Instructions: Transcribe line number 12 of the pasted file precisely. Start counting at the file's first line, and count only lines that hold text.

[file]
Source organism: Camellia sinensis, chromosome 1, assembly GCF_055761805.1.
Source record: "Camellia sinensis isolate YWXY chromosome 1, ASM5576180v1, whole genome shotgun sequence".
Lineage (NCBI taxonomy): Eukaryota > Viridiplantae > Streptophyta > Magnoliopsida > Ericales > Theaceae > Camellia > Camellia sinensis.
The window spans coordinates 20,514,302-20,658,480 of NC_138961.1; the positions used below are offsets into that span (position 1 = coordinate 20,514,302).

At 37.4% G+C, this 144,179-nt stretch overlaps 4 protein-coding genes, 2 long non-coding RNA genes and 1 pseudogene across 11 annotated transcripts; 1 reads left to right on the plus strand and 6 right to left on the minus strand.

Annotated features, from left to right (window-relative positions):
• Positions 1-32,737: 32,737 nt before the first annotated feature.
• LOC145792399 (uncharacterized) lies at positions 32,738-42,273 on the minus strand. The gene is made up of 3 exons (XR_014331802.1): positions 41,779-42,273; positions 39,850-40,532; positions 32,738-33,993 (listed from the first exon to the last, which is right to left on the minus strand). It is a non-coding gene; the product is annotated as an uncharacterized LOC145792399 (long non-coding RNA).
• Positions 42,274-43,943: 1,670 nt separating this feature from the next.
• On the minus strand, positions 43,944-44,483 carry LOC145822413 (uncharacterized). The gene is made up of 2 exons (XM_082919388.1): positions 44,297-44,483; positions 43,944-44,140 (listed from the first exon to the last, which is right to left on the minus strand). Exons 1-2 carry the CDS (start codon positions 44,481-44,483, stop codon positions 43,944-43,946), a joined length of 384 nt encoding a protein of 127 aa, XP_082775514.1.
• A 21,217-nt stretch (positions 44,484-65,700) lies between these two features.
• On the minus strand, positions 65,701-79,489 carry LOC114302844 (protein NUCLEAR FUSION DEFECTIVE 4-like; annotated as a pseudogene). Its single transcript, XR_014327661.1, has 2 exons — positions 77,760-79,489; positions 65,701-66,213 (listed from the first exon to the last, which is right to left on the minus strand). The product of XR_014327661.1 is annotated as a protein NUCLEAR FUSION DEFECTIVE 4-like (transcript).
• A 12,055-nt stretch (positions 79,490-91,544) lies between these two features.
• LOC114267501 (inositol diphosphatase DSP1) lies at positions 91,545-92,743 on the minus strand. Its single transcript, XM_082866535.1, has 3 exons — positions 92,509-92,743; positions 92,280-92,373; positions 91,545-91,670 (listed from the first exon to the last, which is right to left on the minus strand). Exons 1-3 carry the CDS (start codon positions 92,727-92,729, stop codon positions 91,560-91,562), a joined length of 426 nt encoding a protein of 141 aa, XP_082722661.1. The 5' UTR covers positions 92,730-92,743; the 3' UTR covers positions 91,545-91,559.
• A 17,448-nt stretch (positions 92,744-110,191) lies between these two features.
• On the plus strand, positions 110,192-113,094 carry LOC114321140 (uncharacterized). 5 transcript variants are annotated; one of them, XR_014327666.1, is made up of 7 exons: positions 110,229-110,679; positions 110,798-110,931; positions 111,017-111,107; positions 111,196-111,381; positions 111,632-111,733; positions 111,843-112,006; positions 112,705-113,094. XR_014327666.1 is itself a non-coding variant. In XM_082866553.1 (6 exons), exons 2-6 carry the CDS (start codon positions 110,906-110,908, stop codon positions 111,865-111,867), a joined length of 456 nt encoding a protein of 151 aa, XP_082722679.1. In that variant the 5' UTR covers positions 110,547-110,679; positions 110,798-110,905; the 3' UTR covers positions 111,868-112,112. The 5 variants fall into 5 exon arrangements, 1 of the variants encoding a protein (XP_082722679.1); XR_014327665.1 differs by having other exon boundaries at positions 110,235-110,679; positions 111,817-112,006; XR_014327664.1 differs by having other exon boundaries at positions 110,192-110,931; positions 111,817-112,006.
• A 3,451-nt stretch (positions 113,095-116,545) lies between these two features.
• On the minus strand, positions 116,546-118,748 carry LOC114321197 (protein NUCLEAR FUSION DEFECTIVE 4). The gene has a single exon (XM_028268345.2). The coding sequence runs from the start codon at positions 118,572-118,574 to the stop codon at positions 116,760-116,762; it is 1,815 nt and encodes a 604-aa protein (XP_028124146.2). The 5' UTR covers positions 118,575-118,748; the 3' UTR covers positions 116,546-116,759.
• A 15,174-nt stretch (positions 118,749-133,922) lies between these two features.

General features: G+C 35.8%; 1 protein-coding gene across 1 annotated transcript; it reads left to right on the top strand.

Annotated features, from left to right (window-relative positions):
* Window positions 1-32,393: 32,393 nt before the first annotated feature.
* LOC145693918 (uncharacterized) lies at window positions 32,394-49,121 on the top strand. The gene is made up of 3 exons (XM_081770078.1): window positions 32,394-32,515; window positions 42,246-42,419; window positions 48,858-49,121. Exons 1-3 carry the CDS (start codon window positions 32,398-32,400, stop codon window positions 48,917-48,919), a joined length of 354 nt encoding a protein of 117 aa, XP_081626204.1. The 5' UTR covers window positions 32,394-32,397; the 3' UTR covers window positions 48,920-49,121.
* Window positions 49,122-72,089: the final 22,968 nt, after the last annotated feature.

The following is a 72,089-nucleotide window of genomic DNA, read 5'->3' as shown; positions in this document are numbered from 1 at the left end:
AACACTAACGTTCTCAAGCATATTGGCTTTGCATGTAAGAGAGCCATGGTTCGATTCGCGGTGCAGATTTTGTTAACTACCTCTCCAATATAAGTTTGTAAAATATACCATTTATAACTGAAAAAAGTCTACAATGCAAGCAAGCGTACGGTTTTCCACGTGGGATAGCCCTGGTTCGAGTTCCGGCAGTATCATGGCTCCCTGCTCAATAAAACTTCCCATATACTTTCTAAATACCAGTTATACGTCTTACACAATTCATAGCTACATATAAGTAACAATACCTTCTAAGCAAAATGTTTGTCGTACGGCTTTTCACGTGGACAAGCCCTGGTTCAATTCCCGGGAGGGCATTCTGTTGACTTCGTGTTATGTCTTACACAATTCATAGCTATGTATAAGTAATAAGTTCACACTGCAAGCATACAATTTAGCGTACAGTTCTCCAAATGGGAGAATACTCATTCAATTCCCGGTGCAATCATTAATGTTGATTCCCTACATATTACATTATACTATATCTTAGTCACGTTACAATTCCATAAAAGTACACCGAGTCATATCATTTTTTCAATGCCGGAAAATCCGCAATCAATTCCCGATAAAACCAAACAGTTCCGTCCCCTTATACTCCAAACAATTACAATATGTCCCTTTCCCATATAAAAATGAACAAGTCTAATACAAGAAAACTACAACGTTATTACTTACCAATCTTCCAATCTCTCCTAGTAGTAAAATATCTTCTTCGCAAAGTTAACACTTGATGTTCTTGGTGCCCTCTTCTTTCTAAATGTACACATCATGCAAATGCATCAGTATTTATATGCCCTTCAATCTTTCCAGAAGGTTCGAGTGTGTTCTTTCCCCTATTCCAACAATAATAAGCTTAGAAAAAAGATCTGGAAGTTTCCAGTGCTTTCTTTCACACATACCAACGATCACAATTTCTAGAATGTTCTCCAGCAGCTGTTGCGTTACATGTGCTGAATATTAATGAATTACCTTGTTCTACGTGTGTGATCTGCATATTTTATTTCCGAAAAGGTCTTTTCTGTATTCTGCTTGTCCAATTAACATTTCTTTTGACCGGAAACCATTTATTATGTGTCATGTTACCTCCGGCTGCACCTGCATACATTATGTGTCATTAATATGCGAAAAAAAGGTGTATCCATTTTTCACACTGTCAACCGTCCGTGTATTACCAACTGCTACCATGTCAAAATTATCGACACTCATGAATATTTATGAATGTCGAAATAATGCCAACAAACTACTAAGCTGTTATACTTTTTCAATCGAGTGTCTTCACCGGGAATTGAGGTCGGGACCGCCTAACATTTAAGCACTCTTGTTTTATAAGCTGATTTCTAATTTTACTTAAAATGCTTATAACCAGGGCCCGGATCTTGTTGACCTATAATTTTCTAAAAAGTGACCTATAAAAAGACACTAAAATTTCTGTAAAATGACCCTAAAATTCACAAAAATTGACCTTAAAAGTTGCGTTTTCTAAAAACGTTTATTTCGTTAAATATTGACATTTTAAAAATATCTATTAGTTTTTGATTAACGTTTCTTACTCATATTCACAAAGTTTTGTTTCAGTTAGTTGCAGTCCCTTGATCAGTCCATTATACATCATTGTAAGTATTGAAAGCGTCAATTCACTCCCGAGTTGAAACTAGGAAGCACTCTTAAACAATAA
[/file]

• On the minus strand, positions 65,701-79,489 carry LOC114302844 (protein NUCLEAR FUSION DEFECTIVE 4-like; annotated as a pseudogene). Its single transcript, XR_014327661.1, has 2 exons — positions 77,760-79,489; positions 65,701-66,213 (listed from the first exon to the last, which is right to left on the minus strand). The product of XR_014327661.1 is annotated as a protein NUCLEAR FUSION DEFECTIVE 4-like (transcript).